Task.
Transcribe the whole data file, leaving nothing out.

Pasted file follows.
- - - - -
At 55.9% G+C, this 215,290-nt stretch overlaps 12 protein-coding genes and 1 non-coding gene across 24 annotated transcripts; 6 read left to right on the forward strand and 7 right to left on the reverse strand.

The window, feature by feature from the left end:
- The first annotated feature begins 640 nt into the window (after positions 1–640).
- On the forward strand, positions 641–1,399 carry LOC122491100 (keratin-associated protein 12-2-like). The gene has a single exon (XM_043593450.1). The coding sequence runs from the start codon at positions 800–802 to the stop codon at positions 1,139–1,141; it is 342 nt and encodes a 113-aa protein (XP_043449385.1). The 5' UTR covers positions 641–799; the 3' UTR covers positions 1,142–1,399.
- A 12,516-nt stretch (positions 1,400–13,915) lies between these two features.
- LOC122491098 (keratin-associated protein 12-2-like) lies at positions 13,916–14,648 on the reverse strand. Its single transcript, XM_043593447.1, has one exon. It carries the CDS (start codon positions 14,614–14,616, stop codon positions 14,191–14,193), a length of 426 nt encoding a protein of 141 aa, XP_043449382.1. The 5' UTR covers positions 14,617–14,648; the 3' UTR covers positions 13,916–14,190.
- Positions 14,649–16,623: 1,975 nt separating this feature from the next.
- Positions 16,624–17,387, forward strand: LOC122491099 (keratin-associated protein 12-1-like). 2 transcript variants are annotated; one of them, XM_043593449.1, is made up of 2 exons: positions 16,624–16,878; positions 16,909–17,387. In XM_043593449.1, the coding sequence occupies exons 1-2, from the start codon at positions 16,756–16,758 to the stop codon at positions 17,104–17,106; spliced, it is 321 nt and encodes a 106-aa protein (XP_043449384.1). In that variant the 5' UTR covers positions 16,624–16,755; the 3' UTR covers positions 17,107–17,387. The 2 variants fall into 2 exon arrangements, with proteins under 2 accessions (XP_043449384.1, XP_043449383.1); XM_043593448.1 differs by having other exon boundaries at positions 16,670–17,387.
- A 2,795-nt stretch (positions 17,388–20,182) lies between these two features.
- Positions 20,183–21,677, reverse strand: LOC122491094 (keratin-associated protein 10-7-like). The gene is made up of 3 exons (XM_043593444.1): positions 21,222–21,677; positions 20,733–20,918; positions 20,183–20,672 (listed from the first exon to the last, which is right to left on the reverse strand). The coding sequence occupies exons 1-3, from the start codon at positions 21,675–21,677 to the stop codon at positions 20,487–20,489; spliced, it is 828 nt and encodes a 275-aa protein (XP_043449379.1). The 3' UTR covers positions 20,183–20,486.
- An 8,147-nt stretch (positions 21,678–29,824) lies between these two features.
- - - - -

At 55.9% G+C, this 215,290-nt stretch overlaps 12 protein-coding genes and 1 non-coding gene across 24 annotated transcripts; 6 read left to right on the forward strand and 7 right to left on the reverse strand.

The window, feature by feature from the left end:
- The first annotated feature begins 640 nt into the window (after positions 1–640).
- On the forward strand, positions 641–1,399 carry LOC122491100 (keratin-associated protein 12-2-like). The gene has a single exon (XM_043593450.1). The coding sequence runs from the start codon at positions 800–802 to the stop codon at positions 1,139–1,141; it is 342 nt and encodes a 113-aa protein (XP_043449385.1). The 5' UTR covers positions 641–799; the 3' UTR covers positions 1,142–1,399.
- A 12,516-nt stretch (positions 1,400–13,915) lies between these two features.
- LOC122491098 (keratin-associated protein 12-2-like) lies at positions 13,916–14,648 on the reverse strand. Its single transcript, XM_043593447.1, has one exon. It carries the CDS (start codon positions 14,614–14,616, stop codon positions 14,191–14,193), a length of 426 nt encoding a protein of 141 aa, XP_043449382.1. The 5' UTR covers positions 14,617–14,648; the 3' UTR covers positions 13,916–14,190.
- Positions 14,649–16,623: 1,975 nt separating this feature from the next.
- Positions 16,624–17,387, forward strand: LOC122491099 (keratin-associated protein 12-1-like). 2 transcript variants are annotated; one of them, XM_043593449.1, is made up of 2 exons: positions 16,624–16,878; positions 16,909–17,387. In XM_043593449.1, the coding sequence occupies exons 1-2, from the start codon at positions 16,756–16,758 to the stop codon at positions 17,104–17,106; spliced, it is 321 nt and encodes a 106-aa protein (XP_043449384.1). In that variant the 5' UTR covers positions 16,624–16,755; the 3' UTR covers positions 17,107–17,387. The 2 variants fall into 2 exon arrangements, with proteins under 2 accessions (XP_043449384.1, XP_043449383.1); XM_043593448.1 differs by having other exon boundaries at positions 16,670–17,387.
- A 2,795-nt stretch (positions 17,388–20,182) lies between these two features.
- Positions 20,183–21,677, reverse strand: LOC122491094 (keratin-associated protein 10-7-like). The gene is made up of 3 exons (XM_043593444.1): positions 21,222–21,677; positions 20,733–20,918; positions 20,183–20,672 (listed from the first exon to the last, which is right to left on the reverse strand). The coding sequence occupies exons 1-3, from the start codon at positions 21,675–21,677 to the stop codon at positions 20,487–20,489; spliced, it is 828 nt and encodes a 275-aa protein (XP_043449379.1). The 3' UTR covers positions 20,183–20,486.
- An 8,147-nt stretch (positions 21,678–29,824) lies between these two features.